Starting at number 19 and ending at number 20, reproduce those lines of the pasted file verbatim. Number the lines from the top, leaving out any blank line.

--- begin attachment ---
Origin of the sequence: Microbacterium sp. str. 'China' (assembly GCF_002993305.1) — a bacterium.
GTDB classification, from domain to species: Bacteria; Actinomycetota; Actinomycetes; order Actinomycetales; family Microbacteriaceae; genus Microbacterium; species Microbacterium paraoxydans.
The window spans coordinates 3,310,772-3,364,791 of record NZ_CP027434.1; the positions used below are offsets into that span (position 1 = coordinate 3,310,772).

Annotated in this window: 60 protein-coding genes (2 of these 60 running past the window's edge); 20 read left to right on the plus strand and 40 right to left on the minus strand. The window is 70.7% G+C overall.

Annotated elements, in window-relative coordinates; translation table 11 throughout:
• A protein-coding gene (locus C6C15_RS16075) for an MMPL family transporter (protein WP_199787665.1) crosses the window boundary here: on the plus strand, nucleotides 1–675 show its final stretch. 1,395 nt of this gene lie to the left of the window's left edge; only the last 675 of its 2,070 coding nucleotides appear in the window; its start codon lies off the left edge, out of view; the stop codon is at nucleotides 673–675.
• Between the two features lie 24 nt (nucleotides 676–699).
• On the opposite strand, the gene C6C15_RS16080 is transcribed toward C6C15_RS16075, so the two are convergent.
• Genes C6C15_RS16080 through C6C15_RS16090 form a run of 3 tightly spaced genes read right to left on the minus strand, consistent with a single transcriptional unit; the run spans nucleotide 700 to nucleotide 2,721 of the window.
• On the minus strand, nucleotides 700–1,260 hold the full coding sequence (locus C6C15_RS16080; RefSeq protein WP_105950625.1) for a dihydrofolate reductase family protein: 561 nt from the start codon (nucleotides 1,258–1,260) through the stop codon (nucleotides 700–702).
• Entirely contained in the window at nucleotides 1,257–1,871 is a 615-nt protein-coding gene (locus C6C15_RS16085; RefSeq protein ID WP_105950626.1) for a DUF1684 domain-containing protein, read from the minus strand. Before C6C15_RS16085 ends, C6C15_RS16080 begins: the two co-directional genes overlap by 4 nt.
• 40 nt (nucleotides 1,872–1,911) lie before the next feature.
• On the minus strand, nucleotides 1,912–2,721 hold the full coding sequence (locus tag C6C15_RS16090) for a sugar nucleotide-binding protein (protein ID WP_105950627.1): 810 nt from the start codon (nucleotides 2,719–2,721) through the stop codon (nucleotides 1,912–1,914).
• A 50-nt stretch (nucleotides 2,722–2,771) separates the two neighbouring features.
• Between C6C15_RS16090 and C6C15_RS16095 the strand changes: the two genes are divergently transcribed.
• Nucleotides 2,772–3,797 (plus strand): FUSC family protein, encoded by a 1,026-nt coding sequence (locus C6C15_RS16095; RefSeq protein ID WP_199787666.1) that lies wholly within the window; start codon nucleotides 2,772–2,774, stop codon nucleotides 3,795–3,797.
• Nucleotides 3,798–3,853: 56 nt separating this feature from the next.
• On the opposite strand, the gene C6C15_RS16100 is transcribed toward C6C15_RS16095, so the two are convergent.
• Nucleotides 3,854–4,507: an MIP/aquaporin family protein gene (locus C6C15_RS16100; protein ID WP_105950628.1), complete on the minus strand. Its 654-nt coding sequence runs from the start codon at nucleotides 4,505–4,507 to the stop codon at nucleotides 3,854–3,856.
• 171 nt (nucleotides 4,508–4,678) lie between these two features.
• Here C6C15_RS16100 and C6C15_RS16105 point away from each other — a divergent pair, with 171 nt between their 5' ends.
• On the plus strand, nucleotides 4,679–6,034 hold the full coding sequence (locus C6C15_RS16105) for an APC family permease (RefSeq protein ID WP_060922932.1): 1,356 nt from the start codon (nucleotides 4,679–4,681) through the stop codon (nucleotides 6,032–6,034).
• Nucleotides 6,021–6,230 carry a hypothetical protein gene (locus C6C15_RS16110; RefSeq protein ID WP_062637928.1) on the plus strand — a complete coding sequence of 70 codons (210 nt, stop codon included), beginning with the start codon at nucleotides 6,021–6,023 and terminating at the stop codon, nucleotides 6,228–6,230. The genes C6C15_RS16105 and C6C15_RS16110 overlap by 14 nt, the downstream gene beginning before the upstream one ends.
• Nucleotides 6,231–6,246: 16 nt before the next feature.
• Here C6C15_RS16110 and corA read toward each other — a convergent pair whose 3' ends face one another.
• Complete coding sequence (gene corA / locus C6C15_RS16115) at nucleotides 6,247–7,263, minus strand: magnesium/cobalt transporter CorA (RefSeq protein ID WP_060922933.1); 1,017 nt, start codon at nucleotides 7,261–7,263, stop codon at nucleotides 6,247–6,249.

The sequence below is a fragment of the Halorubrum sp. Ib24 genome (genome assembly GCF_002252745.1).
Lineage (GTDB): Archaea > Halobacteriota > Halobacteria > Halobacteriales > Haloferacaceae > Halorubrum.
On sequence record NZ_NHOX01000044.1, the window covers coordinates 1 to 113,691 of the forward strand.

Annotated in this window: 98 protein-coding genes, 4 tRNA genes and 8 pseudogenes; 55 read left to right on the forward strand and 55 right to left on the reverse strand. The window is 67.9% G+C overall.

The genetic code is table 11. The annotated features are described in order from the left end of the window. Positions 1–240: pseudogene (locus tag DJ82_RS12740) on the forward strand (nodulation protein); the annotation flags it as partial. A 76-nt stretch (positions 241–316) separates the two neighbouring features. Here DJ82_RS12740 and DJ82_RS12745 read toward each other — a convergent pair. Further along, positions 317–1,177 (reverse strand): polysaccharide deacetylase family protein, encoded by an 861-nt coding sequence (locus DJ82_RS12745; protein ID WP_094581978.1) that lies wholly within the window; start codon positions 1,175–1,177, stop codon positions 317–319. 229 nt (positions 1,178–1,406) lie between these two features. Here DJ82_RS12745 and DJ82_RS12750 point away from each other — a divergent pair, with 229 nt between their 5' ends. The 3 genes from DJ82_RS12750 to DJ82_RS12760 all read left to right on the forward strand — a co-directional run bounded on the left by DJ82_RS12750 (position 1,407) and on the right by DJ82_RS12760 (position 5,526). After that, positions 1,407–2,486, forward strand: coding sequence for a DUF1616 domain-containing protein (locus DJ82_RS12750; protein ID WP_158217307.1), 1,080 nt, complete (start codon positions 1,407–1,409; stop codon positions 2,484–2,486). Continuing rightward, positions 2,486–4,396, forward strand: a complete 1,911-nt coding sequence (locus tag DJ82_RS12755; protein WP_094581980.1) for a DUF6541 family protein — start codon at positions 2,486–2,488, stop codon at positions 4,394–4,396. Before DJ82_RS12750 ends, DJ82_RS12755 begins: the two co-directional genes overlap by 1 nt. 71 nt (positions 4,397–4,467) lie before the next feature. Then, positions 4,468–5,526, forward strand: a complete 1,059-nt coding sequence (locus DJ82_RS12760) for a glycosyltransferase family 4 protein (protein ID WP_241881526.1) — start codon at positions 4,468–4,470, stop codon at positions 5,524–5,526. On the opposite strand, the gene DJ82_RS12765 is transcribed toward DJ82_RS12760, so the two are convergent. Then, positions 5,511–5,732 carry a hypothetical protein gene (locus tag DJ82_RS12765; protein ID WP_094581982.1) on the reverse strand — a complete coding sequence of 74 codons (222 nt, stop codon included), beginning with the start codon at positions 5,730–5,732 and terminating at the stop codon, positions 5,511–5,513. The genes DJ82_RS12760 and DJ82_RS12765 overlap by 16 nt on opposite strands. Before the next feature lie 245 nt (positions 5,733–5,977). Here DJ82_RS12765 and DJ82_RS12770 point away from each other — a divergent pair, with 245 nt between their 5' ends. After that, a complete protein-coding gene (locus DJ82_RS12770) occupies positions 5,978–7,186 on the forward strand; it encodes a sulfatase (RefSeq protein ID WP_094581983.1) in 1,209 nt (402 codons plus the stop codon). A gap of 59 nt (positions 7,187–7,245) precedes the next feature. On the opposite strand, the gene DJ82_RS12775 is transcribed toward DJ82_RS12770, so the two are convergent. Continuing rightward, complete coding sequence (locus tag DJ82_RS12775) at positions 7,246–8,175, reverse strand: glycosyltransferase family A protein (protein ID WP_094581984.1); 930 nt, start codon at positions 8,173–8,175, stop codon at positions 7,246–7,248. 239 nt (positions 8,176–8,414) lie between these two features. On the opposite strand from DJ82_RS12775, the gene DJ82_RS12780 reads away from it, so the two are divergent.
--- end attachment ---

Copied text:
• Nucleotides 3,854–4,507: an MIP/aquaporin family protein gene (locus C6C15_RS16100; protein ID WP_105950628.1), complete on the minus strand. Its 654-nt coding sequence runs from the start codon at nucleotides 4,505–4,507 to the stop codon at nucleotides 3,854–3,856.
• 171 nt (nucleotides 4,508–4,678) lie between these two features.